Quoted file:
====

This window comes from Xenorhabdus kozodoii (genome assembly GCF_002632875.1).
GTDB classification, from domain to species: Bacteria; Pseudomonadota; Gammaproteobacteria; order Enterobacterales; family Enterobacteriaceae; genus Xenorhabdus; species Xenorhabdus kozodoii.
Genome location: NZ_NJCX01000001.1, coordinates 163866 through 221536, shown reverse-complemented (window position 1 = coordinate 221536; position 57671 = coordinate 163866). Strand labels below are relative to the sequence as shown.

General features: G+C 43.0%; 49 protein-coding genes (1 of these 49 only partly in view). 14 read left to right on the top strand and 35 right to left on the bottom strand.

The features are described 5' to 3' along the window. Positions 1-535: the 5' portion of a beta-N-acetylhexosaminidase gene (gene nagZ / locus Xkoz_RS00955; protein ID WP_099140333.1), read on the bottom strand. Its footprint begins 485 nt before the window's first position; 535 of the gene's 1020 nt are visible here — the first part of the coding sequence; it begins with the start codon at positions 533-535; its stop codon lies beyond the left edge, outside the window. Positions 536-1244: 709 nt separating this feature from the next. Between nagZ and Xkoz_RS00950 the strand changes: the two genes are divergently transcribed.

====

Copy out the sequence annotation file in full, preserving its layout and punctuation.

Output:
This window comes from Xenorhabdus kozodoii (genome assembly GCF_002632875.1).
GTDB classification, from domain to species: Bacteria; Pseudomonadota; Gammaproteobacteria; order Enterobacterales; family Enterobacteriaceae; genus Xenorhabdus; species Xenorhabdus kozodoii.
Genome location: NZ_NJCX01000001.1, coordinates 163866 through 221536, shown reverse-complemented (window position 1 = coordinate 221536; position 57671 = coordinate 163866). Strand labels below are relative to the sequence as shown.

General features: G+C 43.0%; 49 protein-coding genes (1 of these 49 only partly in view). 14 read left to right on the top strand and 35 right to left on the bottom strand.

The features are described 5' to 3' along the window. Positions 1-535: the 5' portion of a beta-N-acetylhexosaminidase gene (gene nagZ / locus Xkoz_RS00955; protein ID WP_099140333.1), read on the bottom strand. Its footprint begins 485 nt before the window's first position; 535 of the gene's 1020 nt are visible here — the first part of the coding sequence; it begins with the start codon at positions 533-535; its stop codon lies beyond the left edge, outside the window. Positions 536-1244: 709 nt separating this feature from the next. Between nagZ and Xkoz_RS00950 the strand changes: the two genes are divergently transcribed.